Arts and Sciences graduate students named 2023 Pelotonia Scholars

August 24, 2023

Arts and Sciences graduate students named 2023 Pelotonia Scholars

Vaishnavi Sidharthan and Rachel Lew

Two graduate students in the College of Arts and Sciences have been awarded 2023 Pelotonia Graduate Scholarships, a two-year research award that supports graduate students who focus on cancer research in programs ranging from molecular genetics to psychology.

Rachel Lew is part of the Molecular, Cellular, and Developmental Biology Graduate Program and works as a graduate research assistant in the lab of Dr. Christin Burd, associate professor in the Department of Molecular Genetics. Her research focuses on defining the structural mechanisms that drive how cancer-associated gene mutations commonly found in melanoma, leukemia, thyroid and colorectal cancers impact cellular signaling in the body. Her goal is to understand how these mutations influence drug sensitivity in hopes of uncovering new targets for cancer-specific drug discovery.

“A cancer diagnosis brings several "unknowns" to a family,” Lew said. “With this Pelotonia award, I am excited about being able to help bring some light to the nature of this disease, having witnessed firsthand how scary it can be. Cancer research has challenged me to push beyond myself and work toward something meaningful. It would be immensely rewarding to see my work alleviate the stress of cancer and potentially alter the course of someone's future.”

Vaishnavi Sidharthan is a doctoral student in the Department of Chemistry and Biochemistry as part of Professor Venkat Gopalan’s lab, as well as a graduate teaching associate. Her research deals with the idea of exploring the inhibition of RNase P, a large RNA-protein enzyme, as a potential anti-cancer therapy. The motivation for this project has stemmed from studies that emphasize the link between the dysregulation of certain types of RNA that RNase P processes with the occurrence and progression of various forms of cancer. The research team hopes to develop an anti-cancer therapeutic approach by targeting the RNase P enzyme.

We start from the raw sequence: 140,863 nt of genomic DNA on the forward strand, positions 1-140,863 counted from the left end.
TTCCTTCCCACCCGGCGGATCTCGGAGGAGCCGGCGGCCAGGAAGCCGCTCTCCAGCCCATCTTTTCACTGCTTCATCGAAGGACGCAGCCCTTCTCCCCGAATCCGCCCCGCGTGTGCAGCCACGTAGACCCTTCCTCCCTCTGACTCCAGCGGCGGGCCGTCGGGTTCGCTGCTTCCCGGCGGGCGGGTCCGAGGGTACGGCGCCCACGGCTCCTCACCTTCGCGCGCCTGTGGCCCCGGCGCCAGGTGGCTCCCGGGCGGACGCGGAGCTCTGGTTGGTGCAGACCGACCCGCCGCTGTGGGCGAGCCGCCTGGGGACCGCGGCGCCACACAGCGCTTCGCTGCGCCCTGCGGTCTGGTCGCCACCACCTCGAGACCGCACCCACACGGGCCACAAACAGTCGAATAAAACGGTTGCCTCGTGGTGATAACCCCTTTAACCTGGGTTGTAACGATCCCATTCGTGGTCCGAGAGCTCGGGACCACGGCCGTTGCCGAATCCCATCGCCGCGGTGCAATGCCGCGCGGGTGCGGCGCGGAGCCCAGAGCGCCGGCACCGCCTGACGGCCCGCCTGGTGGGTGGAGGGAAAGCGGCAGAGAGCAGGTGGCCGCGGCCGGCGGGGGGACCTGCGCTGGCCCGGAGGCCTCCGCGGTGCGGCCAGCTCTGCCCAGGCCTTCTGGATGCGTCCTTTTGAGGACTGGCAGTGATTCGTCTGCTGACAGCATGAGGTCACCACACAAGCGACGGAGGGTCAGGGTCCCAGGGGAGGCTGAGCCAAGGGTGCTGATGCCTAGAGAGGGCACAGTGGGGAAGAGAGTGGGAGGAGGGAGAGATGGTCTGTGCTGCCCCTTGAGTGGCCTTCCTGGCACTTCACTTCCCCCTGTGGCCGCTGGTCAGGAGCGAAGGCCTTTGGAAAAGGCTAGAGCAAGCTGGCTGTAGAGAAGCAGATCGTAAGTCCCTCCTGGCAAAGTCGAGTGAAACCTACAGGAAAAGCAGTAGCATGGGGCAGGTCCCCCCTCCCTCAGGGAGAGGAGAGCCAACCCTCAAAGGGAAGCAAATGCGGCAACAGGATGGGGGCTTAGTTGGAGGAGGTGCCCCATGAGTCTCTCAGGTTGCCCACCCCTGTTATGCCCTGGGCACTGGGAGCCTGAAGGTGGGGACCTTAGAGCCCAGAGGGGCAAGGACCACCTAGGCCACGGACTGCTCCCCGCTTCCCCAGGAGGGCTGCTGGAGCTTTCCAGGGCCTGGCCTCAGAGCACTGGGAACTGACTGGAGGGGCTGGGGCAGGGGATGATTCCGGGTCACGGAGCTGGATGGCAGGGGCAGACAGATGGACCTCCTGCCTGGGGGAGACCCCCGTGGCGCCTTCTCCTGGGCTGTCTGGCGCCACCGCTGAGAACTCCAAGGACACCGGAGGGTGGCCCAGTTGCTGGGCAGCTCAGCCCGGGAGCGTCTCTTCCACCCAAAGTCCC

“I am extremely happy and excited to be a part of the Pelotonia Scholar program,” Sidharthan said. “It provides me a wonderful opportunity to interact with other scholars, learn about their research and expand my knowledge on various multi-disciplinary approaches used to find a possible cure for cancer.”

The Pelotonia Graduate Scholars Program provides a two-year research award to the best and brightest Ohio State graduate students who want to help cure cancer. Receiving an award gives these students the opportunity to fully immerse themselves in the field of cancer research, and to develop and work on their own independent projects. To date, 184 graduate scholars have been funded. Because of the prestigious nature of the award, many students have reported that receiving a Pelotonia Scholarship has distinguished them from their peers when going into postdoctoral research or moving on to faculty positions.

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